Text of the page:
There's nothing better than driving alone at night on an empty highway. The thought roared past me on the road, followed quickly by a semi-truck for emphasis. I shifted on the seat, already aching. I wasn't sure how long I'd been driving and I didn't care to know. The tank was still half full, and that was the only thing that mattered right then. This was the only place where there was any sense of purpose: to get to a station before running out of gas. The world shrank and became manageable, something I could grasp, the more I relaxed into the getaway. My wheels pasted the ruined remains of a skunk further into the road. I hate skunks, anyway. One of the few animals can't stand.
No other cars were in sight as I sank and rose smoothly with the hypnotizing rhythm of the hills. Another thought, soft this time, rocked me like a cradle. There was no better method for breaking out of a rut, a malaise, a depression than tricking myself into thinking I am running away.
I could not make this same drive by the light of day: I would reach the same point, but not by the same means. And the destination didn't matter, just that I drive and drive, far away, without stopping. I couldn't see anything beyond the hundred foot range of my headlamps, anyway. In the daytime, I would drive the entire way, and I didn't want that. I'd driven myself up to this point, but knew, giddy like I was a kid again who couldn't wait for Christmas, that the moment when I could lose myself in the drive was fast approaching.
The night had settled in comfortably. It gave the heady sensation of an escape. Transformation lay at the end of my escape, at the end of the roads. I couldn't quite articulate what that transformation was. I only felt that there had to be more to everything than what I saw and felt and experienced. That was it, I realized. Vision, Sight, Perspective lay at the end of it all. And running away like this, even pretending to, in the night, with the world asleep, implied there was something I was running away from. To merely go would be frivolous and dispersive, to escape is freeing and unifying.
The reflectors on the shoulders glowered at me as though to threaten should I decide to turn back prematurely, before I completed the ritual. I'd never been on this road before but it was taking me where all the roads took me. I had to have a destination- that was part of the ritual- but all the destinations ultimately took me here. My eyes relaxed and the windshield opened into a portal leading to a familiar place. This particular rural two-lane highway was new but the sense of it was ancient. Sharp curves hurtled at me yet the faster I went the smoother my driving became. Something rose up from within to seize control of my body, something alien and terrifyingly calming. It gripped me by the spine. I could have been a patient awakening from anesthesia glimpsing the surgeon at his most heroic yet most concentrated, at the climax of the operation. Who the surgeon was, I couldn't say. And that was the infuriating paradox, the lock that could open all to me (or was that sensation merely another form of escape? What was I running from, again?).
The paradox was this: the moments when I was most alive were the moments when I felt least in control, when I felt the surgeon tugging this way and that on my muscles as though giving an anatomy lesson, or more terrifying to think, discovering these forbidden mechanisms Da Vinci-like in some dank forgotten cellar. The trees were one black blur and passing cars seemed only to be streaking fireballs. I was now being driven, and though far from my destination of New Orleans, I could feel myself arriving to where I wanted to go.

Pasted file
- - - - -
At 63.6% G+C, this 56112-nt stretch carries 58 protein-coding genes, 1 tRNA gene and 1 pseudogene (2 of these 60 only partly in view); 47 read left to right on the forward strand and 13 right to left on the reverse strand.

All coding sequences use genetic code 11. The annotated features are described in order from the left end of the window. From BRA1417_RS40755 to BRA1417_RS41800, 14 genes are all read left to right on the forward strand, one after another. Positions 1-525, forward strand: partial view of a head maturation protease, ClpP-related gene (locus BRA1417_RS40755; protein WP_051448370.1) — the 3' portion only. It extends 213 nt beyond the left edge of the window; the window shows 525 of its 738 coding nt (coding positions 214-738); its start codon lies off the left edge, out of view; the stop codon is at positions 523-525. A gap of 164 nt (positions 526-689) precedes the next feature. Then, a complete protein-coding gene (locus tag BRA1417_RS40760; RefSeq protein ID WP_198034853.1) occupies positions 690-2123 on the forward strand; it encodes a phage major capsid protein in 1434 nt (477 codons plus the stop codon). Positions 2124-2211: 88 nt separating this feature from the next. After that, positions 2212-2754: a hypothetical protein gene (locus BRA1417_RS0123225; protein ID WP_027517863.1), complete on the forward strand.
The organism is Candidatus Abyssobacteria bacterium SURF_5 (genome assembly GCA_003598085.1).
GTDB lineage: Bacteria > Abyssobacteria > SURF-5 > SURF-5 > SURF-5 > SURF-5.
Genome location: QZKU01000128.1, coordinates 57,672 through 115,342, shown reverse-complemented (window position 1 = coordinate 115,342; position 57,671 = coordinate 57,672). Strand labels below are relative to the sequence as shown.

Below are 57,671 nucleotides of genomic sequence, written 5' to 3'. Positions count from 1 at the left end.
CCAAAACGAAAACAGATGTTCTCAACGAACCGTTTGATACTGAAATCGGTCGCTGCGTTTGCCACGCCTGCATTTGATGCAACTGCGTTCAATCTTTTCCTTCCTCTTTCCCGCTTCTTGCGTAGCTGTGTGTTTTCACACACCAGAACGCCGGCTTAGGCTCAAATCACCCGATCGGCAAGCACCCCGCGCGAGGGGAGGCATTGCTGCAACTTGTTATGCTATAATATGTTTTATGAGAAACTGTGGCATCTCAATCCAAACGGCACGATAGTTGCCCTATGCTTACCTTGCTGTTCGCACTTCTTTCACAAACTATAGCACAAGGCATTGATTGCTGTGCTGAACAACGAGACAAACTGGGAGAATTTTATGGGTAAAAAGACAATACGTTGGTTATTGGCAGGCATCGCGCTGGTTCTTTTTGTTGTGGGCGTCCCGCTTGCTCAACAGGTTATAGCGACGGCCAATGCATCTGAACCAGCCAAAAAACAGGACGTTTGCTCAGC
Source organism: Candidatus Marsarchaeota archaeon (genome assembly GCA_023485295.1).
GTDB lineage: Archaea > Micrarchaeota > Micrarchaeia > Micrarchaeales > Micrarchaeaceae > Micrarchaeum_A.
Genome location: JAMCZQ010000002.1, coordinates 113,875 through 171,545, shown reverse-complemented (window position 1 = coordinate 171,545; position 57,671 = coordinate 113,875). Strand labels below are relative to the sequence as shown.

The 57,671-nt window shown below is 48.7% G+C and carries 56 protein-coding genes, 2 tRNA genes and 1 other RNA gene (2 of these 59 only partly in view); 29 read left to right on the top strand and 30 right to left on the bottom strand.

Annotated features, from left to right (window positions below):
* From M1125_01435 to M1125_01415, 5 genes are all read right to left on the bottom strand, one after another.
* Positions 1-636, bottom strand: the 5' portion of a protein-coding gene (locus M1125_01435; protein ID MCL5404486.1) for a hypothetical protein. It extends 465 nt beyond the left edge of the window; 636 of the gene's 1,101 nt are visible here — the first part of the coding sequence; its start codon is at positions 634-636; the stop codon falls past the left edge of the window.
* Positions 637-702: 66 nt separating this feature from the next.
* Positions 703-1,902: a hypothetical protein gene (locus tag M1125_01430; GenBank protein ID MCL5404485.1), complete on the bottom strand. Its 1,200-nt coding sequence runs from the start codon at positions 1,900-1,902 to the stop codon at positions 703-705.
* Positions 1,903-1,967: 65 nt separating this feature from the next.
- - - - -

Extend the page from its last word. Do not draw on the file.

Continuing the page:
I thought back to all the voyages that had carved deeply into me, even the simple and unexpected ones, as this drive was. In each I'd delayed, hesitated, feared, worried, and almost turned back before even starting. And in each I'd reached a moment of breaking loose. Of stepping into, of embracing, of perfect aliveness and unity. That, I realized, was the mechanism that wound me, that filled me, that regenerated my commitment to coming back. And I always came back. Desperate I left, and filled with bliss, I returned. Before, it had been a dream, a fantasy that had sustained me. The fantasy was no more, and the hunger for these brief moments of unity was all I had left. Could I simply hold more of it, I would keep driving. I thought of when I was a kid and would try and stay up as long as I could. No matter how much I never wanted to go to sleep, and in fact was terrified to do so, eventually sleep always overtook me. Defeat came one way or another, usually far before the dawn. And one can only fight so many pitched battles. But who knew what waited for me just another tank of gas over the horizon? What kept me coming back anyway? I had to hurry, before I forgot that I shouldn't ever turn back around.
I felt my feet, sweaty in my shoes, firm on the accelerator. The speedometer slowly climbed clockwise. My pulse quickened. I leaned forward as though in a charge. My grip tightened around the repulsive feeling plastic of the wheel and hurled the car around the quick bend in the road.
But, of course, I always decided to come back. It would be obscene not to.
Unless, one day, I were to take a corner too hard. Losing traction, wheels clutching uselessly for purchase, I might just fly off the road. I could keep flying and just float on for- who knew how long? Maybe all the way to the end. I would never have to come back.
...sees much and knows much